taking jobs traditionally filled by those with lesser education, for instance as baristas in coffee shops, home healthcare aides, workers in big-box retail stores, etc.
Colleges historically were sorting devices identifying the best, brightest, and most diligent of future workers. But today, with about one-third of adult Americans already possessing college degrees, college graduates are no longer very special.
With colleges downplaying academic merit in favor of attributes like skin color and increasingly not even seeking merit-based information (such as SAT scores) from potential students, today's graduates are often disappointingly ordinary. The Sheepskin Effect (college diplomas being worth a lot) is considerably diminished.
A third cause of the diminishing academy is the near abandonment on many campuses of a most unique collegiate characteristic: true academic safe spaces where any type of thought and opinion can be openly expressed without fear.
Colleges are supposedly a "marketplaces of ideas,"
where virtually all forms of non-violent expression are permitted and even encouraged. The search for truth and beauty that John Keats so eloquently wrote about just over 200 years ago (in his "Ode On a Grecian Urn"
) is often being restricted.
Today, on too many campuses, individuals are kept away or shouted down if they don't adhere to the prevailing campus ethos-most often radically left and woke. This is despite the fact that most Americans don't want colleges brainwashing students into adopting a particular ideology, either liberal or conservative.
To be sure, there are a few exceptions, for example some religiously affiliated schools that deliberately promote a particular set of faith-based beliefs, as well as a few schools with a distinctly conservative or libertarian orientation. However, a majority of students attend public universities or nonsectarian private schools that ostensibly welcome students of diverse political and religious perspectives. In reality, these schools often hound those who don't hold leftist beliefs.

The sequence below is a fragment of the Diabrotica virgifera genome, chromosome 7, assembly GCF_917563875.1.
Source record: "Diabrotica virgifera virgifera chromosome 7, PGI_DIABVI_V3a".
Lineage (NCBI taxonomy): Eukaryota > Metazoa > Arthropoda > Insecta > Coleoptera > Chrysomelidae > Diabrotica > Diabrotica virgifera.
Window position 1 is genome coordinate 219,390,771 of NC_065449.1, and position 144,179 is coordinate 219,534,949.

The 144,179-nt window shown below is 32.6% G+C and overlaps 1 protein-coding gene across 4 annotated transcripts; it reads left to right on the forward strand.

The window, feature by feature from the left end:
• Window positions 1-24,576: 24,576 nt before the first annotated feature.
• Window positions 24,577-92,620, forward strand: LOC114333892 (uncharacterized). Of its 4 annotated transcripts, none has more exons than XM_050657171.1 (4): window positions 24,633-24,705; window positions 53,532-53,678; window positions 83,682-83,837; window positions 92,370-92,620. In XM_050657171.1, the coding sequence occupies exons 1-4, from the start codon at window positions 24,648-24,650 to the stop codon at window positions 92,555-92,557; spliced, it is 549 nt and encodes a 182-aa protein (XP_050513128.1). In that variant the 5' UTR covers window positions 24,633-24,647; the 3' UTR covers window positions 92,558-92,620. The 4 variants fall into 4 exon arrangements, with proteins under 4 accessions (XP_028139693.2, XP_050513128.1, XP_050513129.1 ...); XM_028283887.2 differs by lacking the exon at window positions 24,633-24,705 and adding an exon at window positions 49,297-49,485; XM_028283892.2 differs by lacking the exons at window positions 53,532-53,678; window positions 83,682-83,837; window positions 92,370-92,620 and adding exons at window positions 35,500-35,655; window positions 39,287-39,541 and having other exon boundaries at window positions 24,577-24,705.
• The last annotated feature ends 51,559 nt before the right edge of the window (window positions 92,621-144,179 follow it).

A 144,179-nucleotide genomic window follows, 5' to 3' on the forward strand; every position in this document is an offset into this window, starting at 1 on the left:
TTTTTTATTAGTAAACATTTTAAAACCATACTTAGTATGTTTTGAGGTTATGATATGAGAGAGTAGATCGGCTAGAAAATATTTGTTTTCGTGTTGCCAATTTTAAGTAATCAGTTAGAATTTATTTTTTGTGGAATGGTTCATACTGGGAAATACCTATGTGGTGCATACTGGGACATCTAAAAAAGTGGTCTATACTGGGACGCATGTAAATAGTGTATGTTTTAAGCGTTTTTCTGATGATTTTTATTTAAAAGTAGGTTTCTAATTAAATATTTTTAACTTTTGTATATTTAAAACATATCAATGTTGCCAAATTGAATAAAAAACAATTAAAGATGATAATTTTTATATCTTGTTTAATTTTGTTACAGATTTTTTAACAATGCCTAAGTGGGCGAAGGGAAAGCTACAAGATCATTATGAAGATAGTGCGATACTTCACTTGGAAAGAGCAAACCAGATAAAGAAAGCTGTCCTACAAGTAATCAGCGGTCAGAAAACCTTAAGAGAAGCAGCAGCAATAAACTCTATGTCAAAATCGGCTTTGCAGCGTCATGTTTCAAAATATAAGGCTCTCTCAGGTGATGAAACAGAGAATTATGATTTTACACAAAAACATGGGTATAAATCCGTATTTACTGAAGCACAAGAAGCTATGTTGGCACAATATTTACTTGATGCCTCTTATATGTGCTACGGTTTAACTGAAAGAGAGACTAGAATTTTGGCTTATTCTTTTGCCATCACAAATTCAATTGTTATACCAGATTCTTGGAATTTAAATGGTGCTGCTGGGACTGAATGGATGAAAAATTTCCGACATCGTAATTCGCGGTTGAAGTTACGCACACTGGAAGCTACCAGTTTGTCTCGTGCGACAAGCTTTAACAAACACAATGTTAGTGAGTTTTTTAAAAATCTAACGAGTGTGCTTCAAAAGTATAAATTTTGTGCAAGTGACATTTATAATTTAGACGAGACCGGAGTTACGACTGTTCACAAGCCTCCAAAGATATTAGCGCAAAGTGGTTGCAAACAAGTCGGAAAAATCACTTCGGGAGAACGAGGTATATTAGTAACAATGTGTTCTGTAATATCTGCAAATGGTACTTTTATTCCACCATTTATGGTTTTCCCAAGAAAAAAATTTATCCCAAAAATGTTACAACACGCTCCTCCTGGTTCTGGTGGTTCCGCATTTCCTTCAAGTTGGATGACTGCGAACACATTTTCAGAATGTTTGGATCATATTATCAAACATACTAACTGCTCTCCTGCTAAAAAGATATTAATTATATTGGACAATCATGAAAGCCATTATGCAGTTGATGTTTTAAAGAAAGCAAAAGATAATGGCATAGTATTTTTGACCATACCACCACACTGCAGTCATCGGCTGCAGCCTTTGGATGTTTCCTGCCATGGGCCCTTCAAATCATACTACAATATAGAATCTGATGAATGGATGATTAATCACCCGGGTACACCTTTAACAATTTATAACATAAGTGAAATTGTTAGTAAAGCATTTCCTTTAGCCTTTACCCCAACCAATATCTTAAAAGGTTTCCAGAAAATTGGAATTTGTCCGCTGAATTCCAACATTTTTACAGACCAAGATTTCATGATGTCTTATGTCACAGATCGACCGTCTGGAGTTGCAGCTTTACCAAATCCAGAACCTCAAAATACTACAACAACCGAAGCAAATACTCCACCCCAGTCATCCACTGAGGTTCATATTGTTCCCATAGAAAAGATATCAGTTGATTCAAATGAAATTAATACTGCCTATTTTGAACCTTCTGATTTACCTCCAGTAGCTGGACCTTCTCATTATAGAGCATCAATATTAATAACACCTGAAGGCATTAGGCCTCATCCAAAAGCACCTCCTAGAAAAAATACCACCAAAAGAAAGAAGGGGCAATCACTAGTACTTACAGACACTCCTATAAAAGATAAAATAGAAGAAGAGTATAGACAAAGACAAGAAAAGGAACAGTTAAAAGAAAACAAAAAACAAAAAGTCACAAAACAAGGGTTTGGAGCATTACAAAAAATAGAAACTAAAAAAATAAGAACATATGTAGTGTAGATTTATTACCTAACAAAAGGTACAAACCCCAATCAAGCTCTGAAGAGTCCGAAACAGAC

Fourth, all of this has led to new, less-expensive ways of demonstrating one's employable skills. As the return on traditional college investment has diminished, cheaper forms of demonstrating employable competence are starting to emerge.
One example: coding academies, highly specialized schools offering bright persons great computer skills, leading, after a year or two of study, to high-paying jobs. Similar training facilities are arising in other growing areas of employment, such as the healthcare professions.
Fifth, the credential inflation characterizing American labor markets is perhaps coming to a rather abrupt end, with employers reducing the formal educational requirements required for employment. (You really don't need a college degree to be a bartender in a spiffy restaurant, for example.) As Utah Governor Spencer Cox put it recently in announcing an end to degree requirements for most state jobs, "Degrees have become a ... barrier-to-entry in too many jobs. Instead of focusing on demonstrated competence, the focus too often has been on a piece of paper."
The problem is ultimately one of ownership and control. In our quest to allow universities autonomy and protection from popular political passions, we have largely turned them over to leftist ideologues and rent-seekers who are contemptuous of the people who provide their daily bread: taxpayers, parents, even major private donors. Universities are beginning to reap the consequences of their wanton self-destruction as more Americans just say no to college.
Richard K. Vedder is a distinguished professor of economics emeritus at Ohio University, a senior fellow at the Independent Institute, and a board member of the National Association of Scholars.